Particles Retain Weight for Billions of Years

Particles Retain Weight for Billions of Years
An artist's representation of radio waves from a distant quasar, called B0218+367 (seen far right). On their way to Earth, these waves pass through a spiral galaxy containing ammonia gas, which absorbs a portion of the radio emission. (Image credit: N. Junkes; A. Biggs; NASA; ESA; STScI; W. Keel; E. Beckwith)

Unlike most of us, subatomic particles don't gain weight asthey get older. The mass of these tiny bits of matter has remained constantover the last 6 billion years, recent astronomical observations indicate.

Believe it or not, but whether an electron was lighter orheftier in the past is a question of fundamental importance. Variations inparticle masses and other so-called constants of nature, such as thespeed of light, may help explain the mystery of darkenergy and determine if hiddendimensions exist.

"Some theorists claim the physical constants shouldhave varied over time," said Christian Henkel of the Max Planck Institutefor Radio Astronomy in Bonn, Germany. "This is something that is part ofthe modeling of the universe."

Henkel and his colleagues have placed new limits on waveringconstants. By observing the absorption of radio waves by molecules in theearly universe, the researchers have shown that the mass ratio between twoparticles ? the proton and the electron ? has not changed from its presentvalue by more than 2 parts in a million.

The results, reported in a recent issue of the journal Science,call into question previous measurements that claim to have seen variations inthis mass ratio.

Sniffing out ammonia

Henkel came to study varying constants after he and somecolleagues detected ammonia in a galaxy "halfway across theuniverse," he told Such a faraway object offers aglimpse back in time, because the light we see from it now left the galaxybillions of years ago.

It was the first time this molecule had been seen so faraway. The team identified the ammonia by its absorption of radio waves from a brightobject called a quasar, located behind the galaxy. Only later did they realizethat this absorption could provide information about the fundamental physics inthe early universe.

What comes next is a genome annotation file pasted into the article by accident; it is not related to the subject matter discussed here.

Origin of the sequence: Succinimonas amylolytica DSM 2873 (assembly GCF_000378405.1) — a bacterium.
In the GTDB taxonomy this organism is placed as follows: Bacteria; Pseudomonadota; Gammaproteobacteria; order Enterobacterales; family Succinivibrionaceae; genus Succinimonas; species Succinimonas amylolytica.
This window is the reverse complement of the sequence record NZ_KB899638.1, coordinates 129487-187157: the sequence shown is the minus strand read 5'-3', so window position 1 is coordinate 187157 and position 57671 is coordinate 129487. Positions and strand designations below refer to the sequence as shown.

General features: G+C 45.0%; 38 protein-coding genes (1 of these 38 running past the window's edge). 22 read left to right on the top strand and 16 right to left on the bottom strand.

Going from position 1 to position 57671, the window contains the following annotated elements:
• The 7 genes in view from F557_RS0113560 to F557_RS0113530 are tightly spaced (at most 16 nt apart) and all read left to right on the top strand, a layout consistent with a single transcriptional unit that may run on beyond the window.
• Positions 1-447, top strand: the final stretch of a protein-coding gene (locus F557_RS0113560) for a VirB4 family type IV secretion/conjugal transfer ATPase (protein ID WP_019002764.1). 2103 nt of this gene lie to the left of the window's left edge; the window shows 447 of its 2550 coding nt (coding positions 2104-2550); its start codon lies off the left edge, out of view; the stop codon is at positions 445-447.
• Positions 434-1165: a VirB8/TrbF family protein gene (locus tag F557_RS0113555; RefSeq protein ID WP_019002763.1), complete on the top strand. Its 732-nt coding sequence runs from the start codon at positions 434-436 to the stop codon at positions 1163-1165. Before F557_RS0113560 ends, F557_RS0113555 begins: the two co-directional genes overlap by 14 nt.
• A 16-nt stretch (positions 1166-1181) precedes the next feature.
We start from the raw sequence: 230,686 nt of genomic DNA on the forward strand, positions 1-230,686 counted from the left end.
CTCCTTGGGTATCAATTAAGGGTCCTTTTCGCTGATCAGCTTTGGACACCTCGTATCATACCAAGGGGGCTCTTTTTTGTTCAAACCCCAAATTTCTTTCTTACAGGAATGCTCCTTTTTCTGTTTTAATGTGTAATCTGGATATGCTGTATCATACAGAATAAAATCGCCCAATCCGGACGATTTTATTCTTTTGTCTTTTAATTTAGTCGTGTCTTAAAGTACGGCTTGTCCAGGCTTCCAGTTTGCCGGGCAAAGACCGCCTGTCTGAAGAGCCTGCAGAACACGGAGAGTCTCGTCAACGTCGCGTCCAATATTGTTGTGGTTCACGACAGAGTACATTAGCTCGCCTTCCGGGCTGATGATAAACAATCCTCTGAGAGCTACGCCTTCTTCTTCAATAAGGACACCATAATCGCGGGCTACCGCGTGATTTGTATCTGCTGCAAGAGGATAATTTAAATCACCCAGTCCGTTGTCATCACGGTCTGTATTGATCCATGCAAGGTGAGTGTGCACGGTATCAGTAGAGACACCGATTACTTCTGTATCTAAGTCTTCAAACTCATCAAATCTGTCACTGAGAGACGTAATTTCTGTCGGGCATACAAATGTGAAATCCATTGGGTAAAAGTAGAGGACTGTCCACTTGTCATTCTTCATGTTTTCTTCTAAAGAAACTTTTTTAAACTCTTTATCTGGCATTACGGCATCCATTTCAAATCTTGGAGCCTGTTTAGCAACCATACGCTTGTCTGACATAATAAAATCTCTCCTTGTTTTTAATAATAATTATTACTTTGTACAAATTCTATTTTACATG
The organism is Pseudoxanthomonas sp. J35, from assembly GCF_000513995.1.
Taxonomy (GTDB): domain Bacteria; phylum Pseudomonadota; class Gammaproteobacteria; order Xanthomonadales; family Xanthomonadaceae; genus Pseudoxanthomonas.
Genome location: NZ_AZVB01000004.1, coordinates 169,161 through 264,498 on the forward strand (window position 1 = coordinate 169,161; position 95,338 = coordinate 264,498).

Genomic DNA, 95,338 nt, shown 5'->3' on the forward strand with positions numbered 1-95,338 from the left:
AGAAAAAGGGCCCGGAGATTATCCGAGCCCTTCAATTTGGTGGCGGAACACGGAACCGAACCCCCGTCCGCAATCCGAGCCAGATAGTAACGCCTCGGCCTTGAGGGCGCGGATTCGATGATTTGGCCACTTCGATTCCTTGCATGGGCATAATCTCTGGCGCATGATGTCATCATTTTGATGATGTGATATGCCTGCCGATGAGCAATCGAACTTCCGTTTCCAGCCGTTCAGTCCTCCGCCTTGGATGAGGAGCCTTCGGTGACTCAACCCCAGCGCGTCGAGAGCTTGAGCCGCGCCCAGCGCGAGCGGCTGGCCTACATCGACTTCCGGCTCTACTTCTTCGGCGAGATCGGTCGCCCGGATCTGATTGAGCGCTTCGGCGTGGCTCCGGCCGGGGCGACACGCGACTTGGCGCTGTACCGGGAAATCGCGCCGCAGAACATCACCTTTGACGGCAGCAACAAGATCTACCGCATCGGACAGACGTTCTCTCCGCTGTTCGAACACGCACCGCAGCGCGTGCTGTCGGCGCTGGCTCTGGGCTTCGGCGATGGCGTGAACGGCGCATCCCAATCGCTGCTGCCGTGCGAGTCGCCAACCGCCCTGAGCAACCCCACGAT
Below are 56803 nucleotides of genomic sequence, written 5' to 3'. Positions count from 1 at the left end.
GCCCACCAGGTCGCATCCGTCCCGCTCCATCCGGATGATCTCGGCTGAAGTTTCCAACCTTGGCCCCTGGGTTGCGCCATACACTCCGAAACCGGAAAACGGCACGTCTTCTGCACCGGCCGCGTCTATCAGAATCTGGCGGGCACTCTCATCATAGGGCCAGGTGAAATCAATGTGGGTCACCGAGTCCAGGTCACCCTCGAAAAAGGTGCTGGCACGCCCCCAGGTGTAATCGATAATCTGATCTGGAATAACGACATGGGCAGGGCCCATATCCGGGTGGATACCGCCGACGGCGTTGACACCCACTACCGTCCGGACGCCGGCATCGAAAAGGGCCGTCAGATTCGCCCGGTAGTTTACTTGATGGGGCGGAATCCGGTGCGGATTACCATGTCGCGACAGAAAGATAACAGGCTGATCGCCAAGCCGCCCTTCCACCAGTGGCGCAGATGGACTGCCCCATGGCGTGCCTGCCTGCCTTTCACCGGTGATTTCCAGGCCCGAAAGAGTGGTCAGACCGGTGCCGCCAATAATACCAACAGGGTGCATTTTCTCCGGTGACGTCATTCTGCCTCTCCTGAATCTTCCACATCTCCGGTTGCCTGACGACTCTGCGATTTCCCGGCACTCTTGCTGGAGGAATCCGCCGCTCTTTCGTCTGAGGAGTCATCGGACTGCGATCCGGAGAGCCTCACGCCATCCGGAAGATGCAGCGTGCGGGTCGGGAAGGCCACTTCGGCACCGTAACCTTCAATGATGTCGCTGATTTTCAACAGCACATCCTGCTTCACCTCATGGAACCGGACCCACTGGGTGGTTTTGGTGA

"Ammonia is a molecule with a very specialstructure," Henkel explained. It looks like a pyramid (or tetrahedron)with three hydrogen atoms forming the base and one nitrogen atom on top.

Although most other molecules rotate faster when they absorbthe energy from radio waves, ammonia actually flips inside out, with thenitrogen moving from above the hydrogens to below.

This flipping depends strongly on the ratio between the massof the proton and the electron. Knowing this, Henkel's team compared theirammonia data to other molecules in the same galaxy and found the ammoniaabsorption had not significantly shifted from where it was expected to be.

The implication is that 6 billion years ago, protons weighedroughly 1,836 times more than electrons, just as they do now.

A changing world

"It is a puzzling result, but I am sure they did athorough job," said Wim Ubachs of Vrije University in Amsterdam, TheNetherlands.

Ubachs was one of the astronomers who wrote a 2006 research paperthat claimed to see a change (20 parts in a million) in the proton-electronmass ratio. The experiment was similar to the current study, but in this casethe molecule was not ammonia, but hydrogen.?

At face value, the two observations disagree, but Ubachspointed out that his group's results correspond to a much earlier time, morethan 11.5 billion years ago.

It is possible that the mass ratio changed in between thetwo measurements. Indeed, there are theories that the fundamental constantsvaried after the Big Bang but then stopped once dark energy (a hypotheticalenergy that produces a force that opposes gravity) began acceleratingthe expansion of the universe some 6 billion years ago. Some of thesemodels claim that dark energy is somehow responsible for variations in theconstants. Others, based on string theory, assume that extra spatial dimensions(beyond the three we can see) cause the constants to fluctuate in value.

To prove any of these wild ideas will take a lot more data;both Henkel and Ubachs have fresh observations that are in the process of beinganalyzed.

"We hope that the upcoming results will shed more lighton the issue, which is very intriguing indeed," Ubachs said.

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Michael Schirber
Contributing Writer

Michael Schirber is a freelance writer based in Lyons, France who began writing for and Live Science in 2004 . He's covered a wide range of topics for and Live Science, from the origin of life to the physics of NASCAR driving. He also authored a long series of articles about environmental technology. Michael earned a Ph.D. in astrophysics from Ohio State University while studying quasars and the ultraviolet background. Over the years, Michael has also written for Science, Physics World, and New Scientist, most recently as a corresponding editor for Physics.